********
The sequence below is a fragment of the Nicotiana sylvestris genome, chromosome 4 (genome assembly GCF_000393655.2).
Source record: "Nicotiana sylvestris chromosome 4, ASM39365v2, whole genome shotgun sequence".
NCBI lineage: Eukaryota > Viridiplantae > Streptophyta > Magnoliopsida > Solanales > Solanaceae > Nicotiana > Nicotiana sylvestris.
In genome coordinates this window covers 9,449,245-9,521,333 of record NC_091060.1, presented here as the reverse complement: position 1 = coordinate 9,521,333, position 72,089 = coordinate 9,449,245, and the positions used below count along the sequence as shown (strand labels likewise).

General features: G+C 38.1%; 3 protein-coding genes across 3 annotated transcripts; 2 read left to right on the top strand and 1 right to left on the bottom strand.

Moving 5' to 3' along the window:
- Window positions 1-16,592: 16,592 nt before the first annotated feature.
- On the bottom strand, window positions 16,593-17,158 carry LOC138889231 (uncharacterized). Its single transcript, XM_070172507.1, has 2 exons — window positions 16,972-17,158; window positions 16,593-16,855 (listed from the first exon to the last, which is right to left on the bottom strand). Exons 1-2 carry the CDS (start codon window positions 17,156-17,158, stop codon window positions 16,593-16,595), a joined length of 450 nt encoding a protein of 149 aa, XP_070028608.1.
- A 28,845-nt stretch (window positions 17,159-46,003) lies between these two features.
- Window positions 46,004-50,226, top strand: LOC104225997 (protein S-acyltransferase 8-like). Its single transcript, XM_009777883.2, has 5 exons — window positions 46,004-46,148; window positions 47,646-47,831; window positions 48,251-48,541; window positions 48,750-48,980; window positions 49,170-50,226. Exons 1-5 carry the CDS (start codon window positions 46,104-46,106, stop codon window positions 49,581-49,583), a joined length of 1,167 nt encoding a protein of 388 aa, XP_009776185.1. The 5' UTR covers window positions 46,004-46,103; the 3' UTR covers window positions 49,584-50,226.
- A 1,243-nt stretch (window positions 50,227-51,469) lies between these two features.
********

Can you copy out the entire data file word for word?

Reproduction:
The sequence below is a fragment of the Nicotiana sylvestris genome, chromosome 4 (genome assembly GCF_000393655.2).
Source record: "Nicotiana sylvestris chromosome 4, ASM39365v2, whole genome shotgun sequence".
NCBI lineage: Eukaryota > Viridiplantae > Streptophyta > Magnoliopsida > Solanales > Solanaceae > Nicotiana > Nicotiana sylvestris.
In genome coordinates this window covers 9,449,245-9,521,333 of record NC_091060.1, presented here as the reverse complement: position 1 = coordinate 9,521,333, position 72,089 = coordinate 9,449,245, and the positions used below count along the sequence as shown (strand labels likewise).

General features: G+C 38.1%; 3 protein-coding genes across 3 annotated transcripts; 2 read left to right on the top strand and 1 right to left on the bottom strand.

Moving 5' to 3' along the window:
- Window positions 1-16,592: 16,592 nt before the first annotated feature.
- On the bottom strand, window positions 16,593-17,158 carry LOC138889231 (uncharacterized). Its single transcript, XM_070172507.1, has 2 exons — window positions 16,972-17,158; window positions 16,593-16,855 (listed from the first exon to the last, which is right to left on the bottom strand). Exons 1-2 carry the CDS (start codon window positions 17,156-17,158, stop codon window positions 16,593-16,595), a joined length of 450 nt encoding a protein of 149 aa, XP_070028608.1.
- A 28,845-nt stretch (window positions 17,159-46,003) lies between these two features.
- Window positions 46,004-50,226, top strand: LOC104225997 (protein S-acyltransferase 8-like). Its single transcript, XM_009777883.2, has 5 exons — window positions 46,004-46,148; window positions 47,646-47,831; window positions 48,251-48,541; window positions 48,750-48,980; window positions 49,170-50,226. Exons 1-5 carry the CDS (start codon window positions 46,104-46,106, stop codon window positions 49,581-49,583), a joined length of 1,167 nt encoding a protein of 388 aa, XP_009776185.1. The 5' UTR covers window positions 46,004-46,103; the 3' UTR covers window positions 49,584-50,226.
- A 1,243-nt stretch (window positions 50,227-51,469) lies between these two features.